Monthly billing/Paying employees in the busy season takes most of the income.

Discussion in 'Lawn Mowing' started by privatelawn, Nov 9, 2007.

  1. privatelawn

    privatelawn LawnSite Senior Member
    Posts: 301

    I bill monthly same price for 12 months... Looking at my numbers... employees + there indirect cost in the 7 months that we cut weekly comes out to about 67% of the gross while in the 5 winter months only 25% goes towards employees. Now ive only been in business for 1 1/2 years and soon those numbers will come down some but how do you guys handle it? I pretty much see my entire years profit in the 5 months we mow biweekly and see almost no money in the other 7 months. Sometimes Id much rather charge per cut but monthly is the norm here
     
  2. tjsquickcuts

    tjsquickcuts LawnSite Senior Member
    from Atlanta
    Posts: 943

    Somewhere, you have a glitch in your operation plan. As a LCO owner, you should always turn a profit daily, even if that means cutting hours for the day. I am sort of puzzled at how you even let this type of thing happen. I gross a min of 45% daily from each crew. If I were you, I would go back to the drawing board and re-figure my numbers. JMO....
     
  3. privatelawn

    privatelawn LawnSite Senior Member
    Posts: 301

    Yes but doesnt your 45% change on the winter months if you charge same rate per month? I mean say you charge this house $100 a month year round, in the summer you need to pay employees to mow that house 4.3 times per month, in the winter only twice per month.

     
  4. Down2EarthLawns

    Down2EarthLawns LawnSite Member
    Posts: 191

    You are going to have a difference of payroll/profit in winter without question. But you have to get it where you profit well in the growing season. Then, the winter profit increase is just gravy. TJS is right, you should turn profit ALL the time. My guess is to take another look at your pricing.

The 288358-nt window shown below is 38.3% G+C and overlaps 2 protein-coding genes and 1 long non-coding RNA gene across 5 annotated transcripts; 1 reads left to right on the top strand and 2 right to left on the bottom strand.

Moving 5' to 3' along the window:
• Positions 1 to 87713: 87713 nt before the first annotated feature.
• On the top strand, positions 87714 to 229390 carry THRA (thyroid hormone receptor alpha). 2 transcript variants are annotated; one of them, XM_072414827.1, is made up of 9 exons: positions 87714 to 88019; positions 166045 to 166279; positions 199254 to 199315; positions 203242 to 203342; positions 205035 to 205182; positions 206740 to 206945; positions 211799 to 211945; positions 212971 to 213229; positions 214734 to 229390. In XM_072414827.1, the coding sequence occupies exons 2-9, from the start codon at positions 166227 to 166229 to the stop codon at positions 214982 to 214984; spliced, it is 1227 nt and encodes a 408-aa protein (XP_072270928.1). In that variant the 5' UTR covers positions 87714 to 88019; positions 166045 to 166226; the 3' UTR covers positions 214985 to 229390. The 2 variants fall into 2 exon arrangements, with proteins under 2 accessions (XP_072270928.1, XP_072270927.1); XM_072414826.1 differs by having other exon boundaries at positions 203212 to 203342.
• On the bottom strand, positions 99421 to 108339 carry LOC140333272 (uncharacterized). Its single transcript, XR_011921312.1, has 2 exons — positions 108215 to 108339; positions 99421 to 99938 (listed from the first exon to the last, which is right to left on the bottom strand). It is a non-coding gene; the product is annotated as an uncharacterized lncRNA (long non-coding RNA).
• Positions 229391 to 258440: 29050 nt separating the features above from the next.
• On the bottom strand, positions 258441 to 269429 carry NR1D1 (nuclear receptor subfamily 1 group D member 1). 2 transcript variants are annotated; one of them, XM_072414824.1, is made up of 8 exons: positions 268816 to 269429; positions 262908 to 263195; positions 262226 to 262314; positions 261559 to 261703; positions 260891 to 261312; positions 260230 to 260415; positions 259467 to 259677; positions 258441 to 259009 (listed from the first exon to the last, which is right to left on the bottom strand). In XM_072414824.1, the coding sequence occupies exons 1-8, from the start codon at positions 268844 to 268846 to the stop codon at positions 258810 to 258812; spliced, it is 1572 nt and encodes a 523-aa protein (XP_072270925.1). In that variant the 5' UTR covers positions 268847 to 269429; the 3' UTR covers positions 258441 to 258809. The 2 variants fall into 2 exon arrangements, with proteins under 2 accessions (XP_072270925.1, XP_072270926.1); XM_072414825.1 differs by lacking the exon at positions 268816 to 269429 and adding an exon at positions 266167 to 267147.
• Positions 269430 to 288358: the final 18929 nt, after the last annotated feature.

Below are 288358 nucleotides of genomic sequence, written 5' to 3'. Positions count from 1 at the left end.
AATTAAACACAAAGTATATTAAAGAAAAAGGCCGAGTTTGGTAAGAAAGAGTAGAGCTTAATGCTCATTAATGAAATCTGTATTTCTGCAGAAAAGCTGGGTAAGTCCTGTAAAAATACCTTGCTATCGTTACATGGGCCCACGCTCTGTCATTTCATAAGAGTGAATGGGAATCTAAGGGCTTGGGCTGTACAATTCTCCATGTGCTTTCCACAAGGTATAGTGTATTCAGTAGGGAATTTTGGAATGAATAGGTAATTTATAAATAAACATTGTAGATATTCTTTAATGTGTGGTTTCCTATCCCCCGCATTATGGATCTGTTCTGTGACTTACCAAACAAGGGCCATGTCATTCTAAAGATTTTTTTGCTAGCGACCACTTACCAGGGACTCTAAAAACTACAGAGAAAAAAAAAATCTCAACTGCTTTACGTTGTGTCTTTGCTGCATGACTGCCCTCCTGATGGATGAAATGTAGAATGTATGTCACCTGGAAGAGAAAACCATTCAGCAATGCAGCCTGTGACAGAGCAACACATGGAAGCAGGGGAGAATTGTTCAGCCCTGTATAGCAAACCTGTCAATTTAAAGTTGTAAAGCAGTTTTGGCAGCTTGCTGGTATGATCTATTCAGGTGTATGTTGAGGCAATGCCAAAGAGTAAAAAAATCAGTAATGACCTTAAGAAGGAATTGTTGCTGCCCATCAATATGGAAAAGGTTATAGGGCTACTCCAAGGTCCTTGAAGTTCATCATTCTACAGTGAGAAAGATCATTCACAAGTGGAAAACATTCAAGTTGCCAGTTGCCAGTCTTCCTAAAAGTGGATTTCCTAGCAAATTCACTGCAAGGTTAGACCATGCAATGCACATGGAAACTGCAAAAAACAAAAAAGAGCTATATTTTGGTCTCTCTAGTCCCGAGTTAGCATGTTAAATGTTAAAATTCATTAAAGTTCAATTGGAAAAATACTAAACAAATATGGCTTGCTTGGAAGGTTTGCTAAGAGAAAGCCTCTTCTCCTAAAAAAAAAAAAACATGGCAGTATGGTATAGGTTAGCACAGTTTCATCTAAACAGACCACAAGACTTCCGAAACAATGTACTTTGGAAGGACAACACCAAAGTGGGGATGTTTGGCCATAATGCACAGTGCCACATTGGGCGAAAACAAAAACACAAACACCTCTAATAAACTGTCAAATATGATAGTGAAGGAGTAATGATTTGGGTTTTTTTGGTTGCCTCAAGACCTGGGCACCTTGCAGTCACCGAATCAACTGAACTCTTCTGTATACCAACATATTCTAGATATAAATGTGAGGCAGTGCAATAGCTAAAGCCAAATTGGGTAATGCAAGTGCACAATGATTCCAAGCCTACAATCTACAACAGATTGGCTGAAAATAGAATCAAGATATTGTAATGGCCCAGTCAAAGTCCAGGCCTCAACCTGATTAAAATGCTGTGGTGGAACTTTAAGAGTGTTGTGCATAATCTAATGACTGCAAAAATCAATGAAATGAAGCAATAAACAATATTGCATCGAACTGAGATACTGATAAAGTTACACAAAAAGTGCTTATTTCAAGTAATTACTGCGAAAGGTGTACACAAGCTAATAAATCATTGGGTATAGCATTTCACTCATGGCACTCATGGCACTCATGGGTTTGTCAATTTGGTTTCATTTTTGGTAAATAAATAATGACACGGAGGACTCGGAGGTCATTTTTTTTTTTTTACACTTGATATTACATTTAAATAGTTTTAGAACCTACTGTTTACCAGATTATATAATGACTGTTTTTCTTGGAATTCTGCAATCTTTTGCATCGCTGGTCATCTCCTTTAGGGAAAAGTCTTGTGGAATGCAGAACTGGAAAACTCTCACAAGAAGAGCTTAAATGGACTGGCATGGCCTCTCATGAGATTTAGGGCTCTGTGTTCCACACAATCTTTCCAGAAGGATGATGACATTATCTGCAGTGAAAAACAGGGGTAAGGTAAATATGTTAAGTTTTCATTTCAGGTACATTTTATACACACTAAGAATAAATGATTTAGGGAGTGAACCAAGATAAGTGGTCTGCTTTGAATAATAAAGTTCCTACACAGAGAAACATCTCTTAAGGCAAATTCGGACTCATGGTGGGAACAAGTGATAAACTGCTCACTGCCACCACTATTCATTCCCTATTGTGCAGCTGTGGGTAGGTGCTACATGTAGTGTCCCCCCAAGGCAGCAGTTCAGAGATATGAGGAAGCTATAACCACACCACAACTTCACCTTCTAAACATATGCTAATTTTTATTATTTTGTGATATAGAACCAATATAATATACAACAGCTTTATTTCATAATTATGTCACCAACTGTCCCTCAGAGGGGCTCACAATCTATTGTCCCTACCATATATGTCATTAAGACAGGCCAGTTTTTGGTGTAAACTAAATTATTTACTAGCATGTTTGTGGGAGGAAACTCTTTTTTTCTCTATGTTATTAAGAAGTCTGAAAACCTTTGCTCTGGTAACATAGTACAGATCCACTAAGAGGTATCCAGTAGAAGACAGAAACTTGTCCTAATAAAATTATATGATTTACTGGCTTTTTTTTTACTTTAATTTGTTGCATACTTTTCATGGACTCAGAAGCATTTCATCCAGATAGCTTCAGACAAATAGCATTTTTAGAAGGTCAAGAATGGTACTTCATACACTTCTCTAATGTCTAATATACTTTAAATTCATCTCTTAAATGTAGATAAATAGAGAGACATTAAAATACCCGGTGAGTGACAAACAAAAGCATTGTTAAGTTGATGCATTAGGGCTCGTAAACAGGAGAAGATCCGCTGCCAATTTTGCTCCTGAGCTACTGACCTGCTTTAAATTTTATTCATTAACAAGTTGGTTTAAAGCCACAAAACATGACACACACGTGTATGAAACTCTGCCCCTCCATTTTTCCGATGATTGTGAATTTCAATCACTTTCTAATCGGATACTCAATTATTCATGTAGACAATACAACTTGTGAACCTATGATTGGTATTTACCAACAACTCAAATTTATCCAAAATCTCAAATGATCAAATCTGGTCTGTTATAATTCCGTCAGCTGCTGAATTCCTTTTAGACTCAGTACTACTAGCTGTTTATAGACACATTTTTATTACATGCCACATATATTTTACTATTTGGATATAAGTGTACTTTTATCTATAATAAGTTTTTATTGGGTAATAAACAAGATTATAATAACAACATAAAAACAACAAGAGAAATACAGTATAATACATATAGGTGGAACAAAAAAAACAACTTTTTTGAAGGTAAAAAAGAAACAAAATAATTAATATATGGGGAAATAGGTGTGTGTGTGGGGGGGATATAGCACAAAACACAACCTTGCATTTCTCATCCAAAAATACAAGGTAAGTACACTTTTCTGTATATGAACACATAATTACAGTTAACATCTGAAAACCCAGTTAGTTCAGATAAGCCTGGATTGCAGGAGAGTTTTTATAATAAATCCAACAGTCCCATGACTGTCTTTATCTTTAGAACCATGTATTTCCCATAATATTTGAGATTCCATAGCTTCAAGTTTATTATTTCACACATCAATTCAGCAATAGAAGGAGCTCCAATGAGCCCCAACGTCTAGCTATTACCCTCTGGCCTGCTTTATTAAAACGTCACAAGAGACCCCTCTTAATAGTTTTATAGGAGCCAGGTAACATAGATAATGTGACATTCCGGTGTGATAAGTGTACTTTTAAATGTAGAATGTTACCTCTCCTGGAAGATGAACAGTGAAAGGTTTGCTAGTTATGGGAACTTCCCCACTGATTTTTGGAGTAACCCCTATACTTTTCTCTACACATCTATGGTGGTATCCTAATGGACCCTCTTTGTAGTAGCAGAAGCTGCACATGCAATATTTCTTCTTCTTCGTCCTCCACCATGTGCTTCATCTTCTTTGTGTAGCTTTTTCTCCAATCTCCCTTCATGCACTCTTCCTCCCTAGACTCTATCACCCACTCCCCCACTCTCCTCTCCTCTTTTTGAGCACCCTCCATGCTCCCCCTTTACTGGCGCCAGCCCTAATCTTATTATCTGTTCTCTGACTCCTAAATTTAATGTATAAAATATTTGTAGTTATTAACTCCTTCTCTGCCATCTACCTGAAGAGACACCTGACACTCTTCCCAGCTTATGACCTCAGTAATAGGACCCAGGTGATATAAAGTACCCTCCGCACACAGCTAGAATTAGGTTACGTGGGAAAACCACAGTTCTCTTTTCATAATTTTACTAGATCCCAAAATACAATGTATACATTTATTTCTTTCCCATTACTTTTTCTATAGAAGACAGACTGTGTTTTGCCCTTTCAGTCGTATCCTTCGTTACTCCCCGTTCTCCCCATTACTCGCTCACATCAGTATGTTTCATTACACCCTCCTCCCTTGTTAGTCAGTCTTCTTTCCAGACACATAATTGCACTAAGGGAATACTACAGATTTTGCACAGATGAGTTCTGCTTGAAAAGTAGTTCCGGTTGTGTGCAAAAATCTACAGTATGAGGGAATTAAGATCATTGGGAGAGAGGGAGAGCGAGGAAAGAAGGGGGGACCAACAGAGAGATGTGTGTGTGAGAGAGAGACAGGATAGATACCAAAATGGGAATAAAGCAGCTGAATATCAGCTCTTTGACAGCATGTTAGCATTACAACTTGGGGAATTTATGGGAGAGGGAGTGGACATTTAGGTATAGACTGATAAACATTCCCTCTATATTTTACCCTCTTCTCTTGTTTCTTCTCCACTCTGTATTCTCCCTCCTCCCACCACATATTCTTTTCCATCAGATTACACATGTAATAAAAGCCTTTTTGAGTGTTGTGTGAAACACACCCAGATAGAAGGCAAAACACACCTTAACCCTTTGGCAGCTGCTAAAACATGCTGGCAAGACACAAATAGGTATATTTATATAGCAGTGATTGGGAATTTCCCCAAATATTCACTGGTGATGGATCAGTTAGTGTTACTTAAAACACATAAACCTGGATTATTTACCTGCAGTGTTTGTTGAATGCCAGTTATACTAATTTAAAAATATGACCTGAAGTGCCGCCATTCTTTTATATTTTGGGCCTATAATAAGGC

5. logical

    logical LawnSite Member
    Posts: 38

    If you look at it from the standpoint of a year starting in the spring when you are in weekly mode, after 7 months you have given them 30 of the 40 cuts (75%) and only collected 7/12ths (58%) of the money. You are giving them an interest free loan until later in the year when the scale tips your way again.

    You have to go in with a cash flow management plan. Some of that big profit in the 5 months in b-weekly mode has to be seen as either payments on those loans you've made to customers or if it's a customer you picked up in the winter, or a long time customer, seen as early pre-payment for the next year.
     
  6. privatelawn

    privatelawn LawnSite Senior Member
    Posts: 301

    I guess that would depend on how its looked at...
    if you look at it as a calender year Jan-December then customers are giving me a interest free loan from Jan-March... In the end It all just averages out as some customers start say in september and paying full price throughout the winter.

     
  7. logical

    logical LawnSite Member
    Posts: 38

    That's what I'm saying....errr, what I said. Let's say you get $100/month or $1200/year. And let's say that's 41 cuts (30 weeks cuttng every week, 22 weeks cutting every other week). So you get $29.27 per cut. That means that the $100 monthly payment is payment for 3.4 cuts. In a given winter month you are getting paid for 3.4 cuts and doing 2.1 cuts. Whether you consider it late payment for last summer or early payment for next summer....it's still payment that is out of sync with your service.